“Poppy gots a poo?” Jazz glances longingly at Poppy’s diapered butt.

“Yes, she does. Away you go. I’ll call you when I’m done.”

Seriously. I do this. You may find it silly. I would understand that. For years the poo-vulture habits of two-year-olds amused rather than disgruntled me. For years, I let the older kids hang around and chat about the poo before them, and I chortled at the weirdness. But these days, though I still find it quirkily funny, I can do without both the audience and the commentary, thankyousomuch. Maybe it’s my claustrophobia?

Anyway. I am used to toddlers being morbidly interested in shit. It’s weird, but it appears to be pretty much normal.

Poppy likes poo. Not anyone else’s, thank goodness. She is not the poo vulture that the older children are. No, Poppy likes her own. Normally this is not an issue. When I change her, I have to keep a sharp eye on her hands, knowing that, unfended-off, they might well dive in there and fondle the findings. (Urgh.) But that I can handle.

No, the real problem is nap-time. Two hours or more of quiet time, alone in a room. Should there be poo at some time during those two or more hours…

She does this at home, too. Her parents are revolted. Can’t imagine why. You open the door to your sweet snookums’ little bedroom, and are hit by a wall of stench. The pudgy fingers clutching the crib rail are smeared and brown. The diaper lies in a crumpled heap on the sheets, small brown footprints making a trail on the pink flannelette sheet. Urgh. There is not much to recommend it as A Parenting Experience.

Though she’s also shown remarkable dexterity here. I’ve walked into the room, hit the wall of stench … and seen clean, pink hands, clean, pink legs, a clean, pink sheet … and a diaper with its dollop of poo sitting neatly discarded in a corner. (No, she’s not ready for toilet-training. We’ve tried. Not.A.Clue. Dammit.)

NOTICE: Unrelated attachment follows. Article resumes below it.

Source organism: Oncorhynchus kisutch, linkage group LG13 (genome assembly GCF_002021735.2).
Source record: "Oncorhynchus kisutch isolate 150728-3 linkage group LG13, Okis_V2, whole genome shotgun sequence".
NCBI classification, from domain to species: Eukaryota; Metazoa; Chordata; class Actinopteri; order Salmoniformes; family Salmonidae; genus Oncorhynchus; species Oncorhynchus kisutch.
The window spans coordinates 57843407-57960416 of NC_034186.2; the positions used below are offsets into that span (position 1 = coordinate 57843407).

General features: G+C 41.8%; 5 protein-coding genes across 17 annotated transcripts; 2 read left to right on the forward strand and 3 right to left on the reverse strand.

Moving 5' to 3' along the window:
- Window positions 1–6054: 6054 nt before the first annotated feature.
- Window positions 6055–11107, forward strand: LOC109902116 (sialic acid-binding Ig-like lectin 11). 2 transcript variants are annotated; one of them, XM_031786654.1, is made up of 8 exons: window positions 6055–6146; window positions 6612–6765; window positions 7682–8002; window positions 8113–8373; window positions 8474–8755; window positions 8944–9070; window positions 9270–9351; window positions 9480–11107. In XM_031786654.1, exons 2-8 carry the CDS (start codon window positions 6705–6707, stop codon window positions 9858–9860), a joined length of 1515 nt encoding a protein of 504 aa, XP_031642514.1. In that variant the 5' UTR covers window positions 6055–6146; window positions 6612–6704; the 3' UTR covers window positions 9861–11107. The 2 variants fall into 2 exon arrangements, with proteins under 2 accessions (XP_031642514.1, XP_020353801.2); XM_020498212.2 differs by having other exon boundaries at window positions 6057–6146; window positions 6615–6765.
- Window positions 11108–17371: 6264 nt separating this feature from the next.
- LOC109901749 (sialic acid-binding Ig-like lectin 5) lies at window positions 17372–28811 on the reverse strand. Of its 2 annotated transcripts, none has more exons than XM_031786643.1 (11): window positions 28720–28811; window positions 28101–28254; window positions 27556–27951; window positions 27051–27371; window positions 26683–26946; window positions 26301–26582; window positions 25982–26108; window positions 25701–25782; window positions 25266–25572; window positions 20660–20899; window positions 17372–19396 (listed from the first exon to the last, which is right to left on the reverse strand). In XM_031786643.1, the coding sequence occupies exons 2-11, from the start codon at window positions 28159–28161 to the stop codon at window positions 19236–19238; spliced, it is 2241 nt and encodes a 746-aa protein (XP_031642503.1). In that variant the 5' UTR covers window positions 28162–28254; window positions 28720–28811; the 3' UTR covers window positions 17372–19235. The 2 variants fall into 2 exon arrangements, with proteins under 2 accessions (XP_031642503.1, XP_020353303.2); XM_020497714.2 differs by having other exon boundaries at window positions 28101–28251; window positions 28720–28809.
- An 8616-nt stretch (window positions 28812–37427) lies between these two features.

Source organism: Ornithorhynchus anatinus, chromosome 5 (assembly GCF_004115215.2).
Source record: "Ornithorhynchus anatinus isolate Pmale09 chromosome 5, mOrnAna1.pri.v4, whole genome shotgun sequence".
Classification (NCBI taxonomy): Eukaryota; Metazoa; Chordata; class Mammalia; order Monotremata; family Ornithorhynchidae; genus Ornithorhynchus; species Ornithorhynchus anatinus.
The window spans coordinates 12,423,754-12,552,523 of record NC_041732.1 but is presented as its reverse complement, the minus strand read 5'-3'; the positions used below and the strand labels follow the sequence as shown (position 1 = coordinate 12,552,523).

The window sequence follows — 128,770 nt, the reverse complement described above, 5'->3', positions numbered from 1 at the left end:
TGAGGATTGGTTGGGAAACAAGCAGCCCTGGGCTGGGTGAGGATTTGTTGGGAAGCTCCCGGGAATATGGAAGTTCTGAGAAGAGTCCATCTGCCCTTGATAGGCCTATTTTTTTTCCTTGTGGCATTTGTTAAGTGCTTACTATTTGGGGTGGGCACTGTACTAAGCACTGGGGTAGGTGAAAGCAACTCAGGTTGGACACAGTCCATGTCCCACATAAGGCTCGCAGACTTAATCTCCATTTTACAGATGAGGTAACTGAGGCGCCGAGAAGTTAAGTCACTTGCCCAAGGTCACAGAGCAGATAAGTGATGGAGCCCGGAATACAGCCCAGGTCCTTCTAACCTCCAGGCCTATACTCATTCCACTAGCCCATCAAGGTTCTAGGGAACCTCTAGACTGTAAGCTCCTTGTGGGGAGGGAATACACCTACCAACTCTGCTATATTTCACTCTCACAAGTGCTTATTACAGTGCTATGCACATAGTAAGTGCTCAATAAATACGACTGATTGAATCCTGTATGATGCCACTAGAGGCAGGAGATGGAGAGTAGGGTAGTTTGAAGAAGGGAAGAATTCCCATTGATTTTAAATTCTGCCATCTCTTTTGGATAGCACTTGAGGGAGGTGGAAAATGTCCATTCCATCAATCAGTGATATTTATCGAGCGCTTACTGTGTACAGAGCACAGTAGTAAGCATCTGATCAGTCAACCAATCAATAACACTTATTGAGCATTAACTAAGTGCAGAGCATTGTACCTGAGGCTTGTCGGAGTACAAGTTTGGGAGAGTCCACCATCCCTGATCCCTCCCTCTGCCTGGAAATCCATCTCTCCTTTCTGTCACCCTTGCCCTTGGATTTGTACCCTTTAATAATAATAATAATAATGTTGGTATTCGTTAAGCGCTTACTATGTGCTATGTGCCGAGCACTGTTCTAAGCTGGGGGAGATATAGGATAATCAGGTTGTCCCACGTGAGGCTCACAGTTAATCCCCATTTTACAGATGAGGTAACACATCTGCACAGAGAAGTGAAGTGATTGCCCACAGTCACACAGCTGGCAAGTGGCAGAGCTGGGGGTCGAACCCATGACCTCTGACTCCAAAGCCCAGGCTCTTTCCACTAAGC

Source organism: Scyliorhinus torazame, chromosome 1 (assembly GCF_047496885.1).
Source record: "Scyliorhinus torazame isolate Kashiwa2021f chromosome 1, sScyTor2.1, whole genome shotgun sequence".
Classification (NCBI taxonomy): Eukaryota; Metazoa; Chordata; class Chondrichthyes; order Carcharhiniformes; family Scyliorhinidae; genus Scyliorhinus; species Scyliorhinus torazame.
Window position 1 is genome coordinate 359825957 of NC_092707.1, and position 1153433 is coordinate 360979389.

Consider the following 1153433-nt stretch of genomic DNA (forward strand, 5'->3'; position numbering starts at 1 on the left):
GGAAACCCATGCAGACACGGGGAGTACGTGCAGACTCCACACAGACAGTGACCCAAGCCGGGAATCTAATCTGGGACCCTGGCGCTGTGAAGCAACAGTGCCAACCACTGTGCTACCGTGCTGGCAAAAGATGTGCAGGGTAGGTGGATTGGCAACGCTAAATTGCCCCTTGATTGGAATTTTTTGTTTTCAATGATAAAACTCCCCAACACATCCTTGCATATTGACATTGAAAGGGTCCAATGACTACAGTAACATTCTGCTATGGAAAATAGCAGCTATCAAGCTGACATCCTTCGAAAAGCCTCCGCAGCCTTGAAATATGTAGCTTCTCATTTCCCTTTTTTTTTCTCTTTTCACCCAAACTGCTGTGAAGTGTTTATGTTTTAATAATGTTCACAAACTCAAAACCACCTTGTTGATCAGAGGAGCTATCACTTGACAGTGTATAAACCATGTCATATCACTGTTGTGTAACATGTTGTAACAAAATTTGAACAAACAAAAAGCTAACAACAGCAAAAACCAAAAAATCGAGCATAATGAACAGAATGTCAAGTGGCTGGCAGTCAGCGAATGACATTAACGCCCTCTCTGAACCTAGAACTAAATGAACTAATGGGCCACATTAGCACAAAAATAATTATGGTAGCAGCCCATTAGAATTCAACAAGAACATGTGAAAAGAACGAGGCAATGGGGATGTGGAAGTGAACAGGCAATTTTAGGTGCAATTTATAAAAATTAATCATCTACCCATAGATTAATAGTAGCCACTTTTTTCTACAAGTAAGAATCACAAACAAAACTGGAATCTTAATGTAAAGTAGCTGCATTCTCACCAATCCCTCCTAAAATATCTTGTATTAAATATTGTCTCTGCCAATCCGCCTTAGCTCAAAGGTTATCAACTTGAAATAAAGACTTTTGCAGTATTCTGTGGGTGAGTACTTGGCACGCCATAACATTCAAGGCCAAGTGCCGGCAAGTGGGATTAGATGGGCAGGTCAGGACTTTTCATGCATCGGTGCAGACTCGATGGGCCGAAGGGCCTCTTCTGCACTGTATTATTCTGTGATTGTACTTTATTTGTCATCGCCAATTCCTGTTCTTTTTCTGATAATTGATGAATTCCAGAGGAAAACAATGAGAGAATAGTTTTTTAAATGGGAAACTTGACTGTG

I’ve seen any number of children with a revolting interest in finger-painting with feces, but never one as long-term as Poppy. Usually it’s something they get over reasonably quickly. Poppy’s been at it for six weeks now, and the interest shows no sign of fading.

She’s coordinated and strong, too, dammit. At first, our solution was to put her in overalls. She ripped them open.

Then we tried a onesie.

She can unsnap a onesie.

A onesie under snug tights.

She call pull the tights off.

Frankly, I think she was enjoying the challenge…

But! I have the solution! Well, not the solution-solution. Poppy just has to outgrow this one. But I have the solution to the shit-on-the-sheets problem. To the Poppy-Houdini problem. I’ve used it before, in fact. (Though not, I promise, like this.)

Duct tape.

Yup. Slap a strip of duct tape across the front of the diapers, covering both tabs, and that kid is in there for the duration. With a strong and coordinated Houdini like Poppy, the duct tape extends well around the sides.

(And see? It comes in lots of designer colours and patterns these days! The red plaid was courtesy of Poppy’s parents. My roll here is bright blue.)

Yes, it does require scissors to get her out of there, so it’s a little inconvenient. But SO WORTH IT! Three weeks, and the little monkey has yet to defeat the duct tape. Take THAT! Mary and Duct Tape for the win!


March 7, 2012 Posted by | eeewww, Mischief, Poppy | , , | 9 Comments

Toddlers and toilets

Hannah‘s tale of toilet woe reminded me of this very old family story. Which I will share with you for your amusement.

Years ago, my aunt was working downstairs in her kitchen when she realized two things:

1. She hadn’t seen her two-year-old son in a while and
2. She could hear water running.

Whee! Aren’t toddlers exciting??? What a rush! Pure adrenaline.

She sprinted upstairs. As you do when your two-year-old is AWOL and there’s water running.

And she found him,

in the bathroom…


and sitting…


the toilet bowl.


The running water? He was reaching up to flush the toilet, repeatedly.

Yup. The boy was flushing himself.

What was he doing??? you might reasonably wonder. Certainly his mother did. He was happy to answer! Gleeful, proud of his wee self for thinking this one up.

“I’m having a shower in the toilet, mummy!!”


I suspect he shortly thereafter had a bath in the tub.

But really? This is a tale of encouragement and support. Really! Because this two-year-old is now thirty-something. A thirty-something who, I am quite sure, takes his own showers — in an actual shower!!! So hang in there, you frazzled parents. It does get better!


December 23, 2011 Posted by | eeewww, health and safety, Mischief | , , | 1 Comment